Measuring Total Output and Income

Read this chapter, to learn about measuring domestic output, and attempt the "Try It" exercises. The material in this chapter concentrates on the four components of GDP: consumption, investment, government purchases, and net exports. Pay attention to the definition of these components as it may differ from your expectations. For example, note that Investment does not refer to the common knowledge definition of investment as in the trading of stock and bonds. Instead, the Investment component refers mainly to the purchase of physical machinery and equipment needed in the production of goods and services. You will revisit certain sections of the chapter later in this unit.

6.1 Measuring Total Output

Case in Point: The Spread of the Value Added Tax


Outside the United States, the value added tax (VAT) has become commonplace. Governments of more than 120 countries use it as their primary means of raising revenue. While the concept of the VAT originated in France in the 1920s, no country adopted it until after World War II. In 1948, France became the first country in the world to use the VAT. In 1967, Brazil became the first country in the Western Hemisphere to do so. The VAT spread to other western European and Latin American countries in the 1970s and 1980s and then to countries in the Asia/Pacific region, central European and former Soviet Union area, and Africa in the 1990s and early 2000s.

What is the VAT? It is equivalent to a sales tax on final goods and services but is collected at each stage of production.

Take the example given in Table 6.1 "Final Value and Value Added", which is a simplified illustration of a house built in three stages. If there were a sales tax of 10% on the house, the household buying it would pay $137,500, of which the construction firm would keep $125,000 of the total and turn $12,500 over to the government.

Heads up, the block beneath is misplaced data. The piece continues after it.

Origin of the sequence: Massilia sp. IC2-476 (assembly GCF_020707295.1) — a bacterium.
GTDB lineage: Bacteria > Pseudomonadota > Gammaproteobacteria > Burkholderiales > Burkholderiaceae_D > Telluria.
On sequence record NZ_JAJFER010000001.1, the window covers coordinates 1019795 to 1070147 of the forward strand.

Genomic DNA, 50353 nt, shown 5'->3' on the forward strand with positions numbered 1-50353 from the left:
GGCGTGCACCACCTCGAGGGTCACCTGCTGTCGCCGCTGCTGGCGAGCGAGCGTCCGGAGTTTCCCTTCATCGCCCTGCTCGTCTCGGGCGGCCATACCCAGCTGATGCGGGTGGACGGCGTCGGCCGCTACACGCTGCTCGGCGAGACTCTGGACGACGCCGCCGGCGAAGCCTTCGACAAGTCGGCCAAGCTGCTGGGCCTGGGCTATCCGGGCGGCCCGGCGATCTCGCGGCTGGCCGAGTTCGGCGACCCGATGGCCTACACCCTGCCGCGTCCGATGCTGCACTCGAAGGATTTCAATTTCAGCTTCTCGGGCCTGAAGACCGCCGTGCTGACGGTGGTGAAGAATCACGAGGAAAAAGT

With a 10% VAT, the sawmill would pay the logger $13,200, of which the logger would keep $12,000 and turn $1,200 over to the government. The sawmill would sell the lumber to the construction firm for $27,500 - keeping $26,200, which is the $25,000 for the lumber itself and $1,200 it already paid in tax. The government at this stage would get $1,300, the difference between the $2,500 the construction firm collected as tax and the $1,200 the sawmill already paid in tax to the logger at the previous stage. The household would pay the construction firm $137,500. Of that total, the construction firm would turn over to the government $10,000, which is the difference between the $12,500 it collected for the government in tax from the household and the $2,500 in tax that it already paid when it bought the lumber from the sawmill. The table below shows that in the end, the tax revenue generated by a 10% VAT is the same as that generated by a 10% tax on final sales.

Why bother to tax in stages instead of just on final sales? One reason is simply record keeping, since it may be difficult to determine in practice if any particular sale is the final one. In the example, the construction firm does not need to know if it is selling the house to a household or to some intermediary business.

Also, the VAT may lead to higher revenue collected. For example, even if somehow the household buying the house avoided paying the tax, the government would still have collected some tax revenue at earlier stages of production. With a tax on retail sales, it would have collected nothing. The VAT has another advantage from the point of view of government agencies. It has the appearance at each stage of taking a smaller share. The individual amounts collected are not as obvious to taxpayers as a sales tax might be.

Good Price Value Added Tax Collected − Tax Already Paid = Value Added Tax
Logs $12,000 $12,000 $1,200 − $0 = $1,200
Lumber $25,000 $13,000 $2,500 − $1,200 = $1,300
House $125,000 $100,000 $12,500 − $2,500 = $10,000
Total     $16,200 −$3,700 = $12,500